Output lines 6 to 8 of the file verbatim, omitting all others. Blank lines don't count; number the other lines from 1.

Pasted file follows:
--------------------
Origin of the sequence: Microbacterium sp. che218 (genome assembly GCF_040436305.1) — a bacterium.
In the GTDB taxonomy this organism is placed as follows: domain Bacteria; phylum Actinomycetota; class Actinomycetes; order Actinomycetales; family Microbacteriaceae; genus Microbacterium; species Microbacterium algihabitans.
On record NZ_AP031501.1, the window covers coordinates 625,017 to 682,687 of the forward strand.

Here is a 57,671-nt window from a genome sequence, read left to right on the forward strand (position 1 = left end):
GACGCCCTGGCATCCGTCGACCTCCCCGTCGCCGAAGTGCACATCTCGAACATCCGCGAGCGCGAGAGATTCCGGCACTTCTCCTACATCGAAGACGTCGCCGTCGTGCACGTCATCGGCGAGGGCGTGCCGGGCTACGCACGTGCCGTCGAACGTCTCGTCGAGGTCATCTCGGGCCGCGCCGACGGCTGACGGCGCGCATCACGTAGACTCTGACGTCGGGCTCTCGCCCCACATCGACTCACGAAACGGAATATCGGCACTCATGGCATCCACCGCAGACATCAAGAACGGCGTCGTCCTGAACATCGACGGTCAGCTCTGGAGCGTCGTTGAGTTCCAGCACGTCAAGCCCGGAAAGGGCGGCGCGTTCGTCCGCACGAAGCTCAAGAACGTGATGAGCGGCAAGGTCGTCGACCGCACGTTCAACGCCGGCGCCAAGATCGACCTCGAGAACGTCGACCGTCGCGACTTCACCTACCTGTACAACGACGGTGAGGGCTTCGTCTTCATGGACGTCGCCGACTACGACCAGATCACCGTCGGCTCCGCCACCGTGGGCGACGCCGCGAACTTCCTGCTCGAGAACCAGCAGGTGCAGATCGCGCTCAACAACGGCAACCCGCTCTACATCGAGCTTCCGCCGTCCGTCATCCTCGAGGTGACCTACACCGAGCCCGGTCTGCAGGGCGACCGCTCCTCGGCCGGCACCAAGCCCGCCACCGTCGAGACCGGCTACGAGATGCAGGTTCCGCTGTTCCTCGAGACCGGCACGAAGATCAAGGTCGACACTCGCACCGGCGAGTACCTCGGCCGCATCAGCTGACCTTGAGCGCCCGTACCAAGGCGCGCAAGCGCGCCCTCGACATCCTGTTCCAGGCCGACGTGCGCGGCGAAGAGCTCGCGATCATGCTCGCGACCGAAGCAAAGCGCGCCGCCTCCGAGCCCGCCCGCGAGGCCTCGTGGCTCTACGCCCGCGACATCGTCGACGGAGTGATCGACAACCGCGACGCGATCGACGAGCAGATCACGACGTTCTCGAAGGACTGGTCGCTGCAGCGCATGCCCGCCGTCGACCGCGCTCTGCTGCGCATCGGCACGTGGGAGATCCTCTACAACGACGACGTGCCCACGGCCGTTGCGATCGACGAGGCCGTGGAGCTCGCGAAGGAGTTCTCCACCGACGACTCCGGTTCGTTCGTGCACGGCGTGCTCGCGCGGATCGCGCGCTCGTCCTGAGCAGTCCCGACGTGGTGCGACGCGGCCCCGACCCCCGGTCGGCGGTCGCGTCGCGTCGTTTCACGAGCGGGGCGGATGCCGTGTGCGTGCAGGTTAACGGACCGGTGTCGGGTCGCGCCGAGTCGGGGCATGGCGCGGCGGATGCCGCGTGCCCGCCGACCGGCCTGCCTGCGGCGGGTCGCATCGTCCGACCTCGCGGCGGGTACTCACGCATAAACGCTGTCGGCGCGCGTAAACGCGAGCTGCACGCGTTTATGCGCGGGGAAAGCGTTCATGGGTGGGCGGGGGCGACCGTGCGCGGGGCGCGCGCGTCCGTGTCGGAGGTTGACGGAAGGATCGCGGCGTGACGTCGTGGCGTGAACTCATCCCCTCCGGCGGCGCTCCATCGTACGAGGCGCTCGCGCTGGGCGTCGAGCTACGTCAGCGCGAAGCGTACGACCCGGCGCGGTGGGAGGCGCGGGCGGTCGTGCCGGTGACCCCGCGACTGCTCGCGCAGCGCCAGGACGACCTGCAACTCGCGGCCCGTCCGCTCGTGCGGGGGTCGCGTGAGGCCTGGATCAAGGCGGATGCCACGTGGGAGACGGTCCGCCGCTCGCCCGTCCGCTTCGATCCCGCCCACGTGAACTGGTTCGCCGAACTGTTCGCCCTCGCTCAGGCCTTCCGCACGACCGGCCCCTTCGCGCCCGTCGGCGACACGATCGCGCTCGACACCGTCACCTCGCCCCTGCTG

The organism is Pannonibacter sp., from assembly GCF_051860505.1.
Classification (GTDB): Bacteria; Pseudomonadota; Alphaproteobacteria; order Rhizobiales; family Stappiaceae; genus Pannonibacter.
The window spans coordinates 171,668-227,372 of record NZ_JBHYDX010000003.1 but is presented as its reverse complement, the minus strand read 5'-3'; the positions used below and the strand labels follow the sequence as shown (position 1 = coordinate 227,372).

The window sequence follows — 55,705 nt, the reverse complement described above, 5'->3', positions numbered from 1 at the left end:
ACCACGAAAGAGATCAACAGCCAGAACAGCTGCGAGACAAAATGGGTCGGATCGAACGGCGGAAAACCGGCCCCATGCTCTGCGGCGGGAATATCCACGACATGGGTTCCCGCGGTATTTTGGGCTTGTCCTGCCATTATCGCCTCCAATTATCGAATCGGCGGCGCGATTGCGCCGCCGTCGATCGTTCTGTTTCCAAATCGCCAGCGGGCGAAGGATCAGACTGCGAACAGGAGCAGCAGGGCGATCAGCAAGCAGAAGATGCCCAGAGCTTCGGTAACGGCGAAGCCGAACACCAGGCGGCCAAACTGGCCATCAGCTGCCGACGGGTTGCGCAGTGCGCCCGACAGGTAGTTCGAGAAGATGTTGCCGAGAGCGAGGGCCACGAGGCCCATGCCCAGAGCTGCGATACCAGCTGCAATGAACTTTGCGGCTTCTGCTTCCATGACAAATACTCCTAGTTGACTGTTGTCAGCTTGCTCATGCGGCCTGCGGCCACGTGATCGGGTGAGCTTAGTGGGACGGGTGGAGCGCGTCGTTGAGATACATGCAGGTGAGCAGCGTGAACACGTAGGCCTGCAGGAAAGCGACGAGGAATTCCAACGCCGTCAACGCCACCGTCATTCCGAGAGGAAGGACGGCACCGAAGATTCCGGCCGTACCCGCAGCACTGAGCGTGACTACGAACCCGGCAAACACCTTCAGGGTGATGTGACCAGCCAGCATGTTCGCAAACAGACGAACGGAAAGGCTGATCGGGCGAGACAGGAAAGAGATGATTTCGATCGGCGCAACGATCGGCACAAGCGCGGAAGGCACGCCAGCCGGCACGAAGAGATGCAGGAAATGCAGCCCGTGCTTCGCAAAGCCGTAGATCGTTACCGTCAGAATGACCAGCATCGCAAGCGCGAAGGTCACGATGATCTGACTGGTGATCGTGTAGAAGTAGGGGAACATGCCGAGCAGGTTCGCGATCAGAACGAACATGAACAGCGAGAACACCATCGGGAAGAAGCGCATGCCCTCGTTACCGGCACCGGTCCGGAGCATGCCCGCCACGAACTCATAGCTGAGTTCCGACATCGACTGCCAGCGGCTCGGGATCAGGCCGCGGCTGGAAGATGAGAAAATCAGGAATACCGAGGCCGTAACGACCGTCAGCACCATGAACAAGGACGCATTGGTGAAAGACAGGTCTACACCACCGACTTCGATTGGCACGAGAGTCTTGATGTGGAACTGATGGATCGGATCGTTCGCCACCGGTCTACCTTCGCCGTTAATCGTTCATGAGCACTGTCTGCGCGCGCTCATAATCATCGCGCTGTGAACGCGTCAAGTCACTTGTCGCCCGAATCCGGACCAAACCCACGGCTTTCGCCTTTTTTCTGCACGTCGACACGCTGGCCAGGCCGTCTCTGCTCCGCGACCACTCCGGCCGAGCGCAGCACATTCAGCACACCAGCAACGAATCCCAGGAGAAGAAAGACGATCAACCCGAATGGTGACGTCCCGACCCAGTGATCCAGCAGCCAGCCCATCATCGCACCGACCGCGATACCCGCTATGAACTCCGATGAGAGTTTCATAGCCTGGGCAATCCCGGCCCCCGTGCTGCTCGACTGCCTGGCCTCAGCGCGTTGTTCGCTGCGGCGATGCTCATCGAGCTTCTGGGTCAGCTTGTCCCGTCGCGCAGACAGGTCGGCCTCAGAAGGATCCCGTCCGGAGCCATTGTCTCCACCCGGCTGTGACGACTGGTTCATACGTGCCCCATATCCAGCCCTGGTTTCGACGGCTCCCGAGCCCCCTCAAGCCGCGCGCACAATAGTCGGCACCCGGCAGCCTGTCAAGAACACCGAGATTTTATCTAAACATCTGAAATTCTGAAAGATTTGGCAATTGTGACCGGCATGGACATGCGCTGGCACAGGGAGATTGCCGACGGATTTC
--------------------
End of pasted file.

The organism is Pannonibacter sp., from assembly GCF_051860505.1.
Classification (GTDB): Bacteria; Pseudomonadota; Alphaproteobacteria; order Rhizobiales; family Stappiaceae; genus Pannonibacter.
The window spans coordinates 171,668-227,372 of record NZ_JBHYDX010000003.1 but is presented as its reverse complement, the minus strand read 5'-3'; the positions used below and the strand labels follow the sequence as shown (position 1 = coordinate 227,372).